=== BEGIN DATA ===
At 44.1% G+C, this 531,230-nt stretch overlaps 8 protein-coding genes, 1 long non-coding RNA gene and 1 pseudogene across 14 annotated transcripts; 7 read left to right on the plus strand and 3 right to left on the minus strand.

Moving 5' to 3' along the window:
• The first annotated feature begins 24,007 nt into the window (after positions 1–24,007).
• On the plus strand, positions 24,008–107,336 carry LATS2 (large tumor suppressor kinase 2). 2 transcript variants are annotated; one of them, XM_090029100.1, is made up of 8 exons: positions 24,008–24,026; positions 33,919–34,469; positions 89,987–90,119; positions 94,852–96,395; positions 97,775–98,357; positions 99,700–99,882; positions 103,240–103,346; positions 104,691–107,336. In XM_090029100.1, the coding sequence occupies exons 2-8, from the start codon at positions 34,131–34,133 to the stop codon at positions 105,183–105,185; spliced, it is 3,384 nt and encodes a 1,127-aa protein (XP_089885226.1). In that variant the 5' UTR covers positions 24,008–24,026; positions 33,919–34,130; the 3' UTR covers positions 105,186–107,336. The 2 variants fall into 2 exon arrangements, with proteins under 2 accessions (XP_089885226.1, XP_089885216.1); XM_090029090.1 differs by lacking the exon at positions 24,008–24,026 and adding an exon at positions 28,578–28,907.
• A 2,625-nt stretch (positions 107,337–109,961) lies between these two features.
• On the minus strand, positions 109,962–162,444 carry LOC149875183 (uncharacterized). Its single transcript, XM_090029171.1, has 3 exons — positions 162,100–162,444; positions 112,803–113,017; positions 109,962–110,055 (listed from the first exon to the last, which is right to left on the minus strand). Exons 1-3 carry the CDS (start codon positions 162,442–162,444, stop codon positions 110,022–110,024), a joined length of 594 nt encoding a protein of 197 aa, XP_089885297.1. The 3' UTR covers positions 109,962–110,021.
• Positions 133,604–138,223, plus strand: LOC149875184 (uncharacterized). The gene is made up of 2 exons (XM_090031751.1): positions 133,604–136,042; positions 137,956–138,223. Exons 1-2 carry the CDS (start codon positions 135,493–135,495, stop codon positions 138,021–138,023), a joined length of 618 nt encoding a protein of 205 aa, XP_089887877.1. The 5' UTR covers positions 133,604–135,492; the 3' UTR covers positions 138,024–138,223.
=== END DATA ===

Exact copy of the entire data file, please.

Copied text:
At 44.1% G+C, this 531,230-nt stretch overlaps 8 protein-coding genes, 1 long non-coding RNA gene and 1 pseudogene across 14 annotated transcripts; 7 read left to right on the plus strand and 3 right to left on the minus strand.

Moving 5' to 3' along the window:
• The first annotated feature begins 24,007 nt into the window (after positions 1–24,007).
• On the plus strand, positions 24,008–107,336 carry LATS2 (large tumor suppressor kinase 2). 2 transcript variants are annotated; one of them, XM_090029100.1, is made up of 8 exons: positions 24,008–24,026; positions 33,919–34,469; positions 89,987–90,119; positions 94,852–96,395; positions 97,775–98,357; positions 99,700–99,882; positions 103,240–103,346; positions 104,691–107,336. In XM_090029100.1, the coding sequence occupies exons 2-8, from the start codon at positions 34,131–34,133 to the stop codon at positions 105,183–105,185; spliced, it is 3,384 nt and encodes a 1,127-aa protein (XP_089885226.1). In that variant the 5' UTR covers positions 24,008–24,026; positions 33,919–34,130; the 3' UTR covers positions 105,186–107,336. The 2 variants fall into 2 exon arrangements, with proteins under 2 accessions (XP_089885226.1, XP_089885216.1); XM_090029090.1 differs by lacking the exon at positions 24,008–24,026 and adding an exon at positions 28,578–28,907.
• A 2,625-nt stretch (positions 107,337–109,961) lies between these two features.
• On the minus strand, positions 109,962–162,444 carry LOC149875183 (uncharacterized). Its single transcript, XM_090029171.1, has 3 exons — positions 162,100–162,444; positions 112,803–113,017; positions 109,962–110,055 (listed from the first exon to the last, which is right to left on the minus strand). Exons 1-3 carry the CDS (start codon positions 162,442–162,444, stop codon positions 110,022–110,024), a joined length of 594 nt encoding a protein of 197 aa, XP_089885297.1. The 3' UTR covers positions 109,962–110,021.
• Positions 133,604–138,223, plus strand: LOC149875184 (uncharacterized). The gene is made up of 2 exons (XM_090031751.1): positions 133,604–136,042; positions 137,956–138,223. Exons 1-2 carry the CDS (start codon positions 135,493–135,495, stop codon positions 138,021–138,023), a joined length of 618 nt encoding a protein of 205 aa, XP_089887877.1. The 5' UTR covers positions 133,604–135,492; the 3' UTR covers positions 138,024–138,223.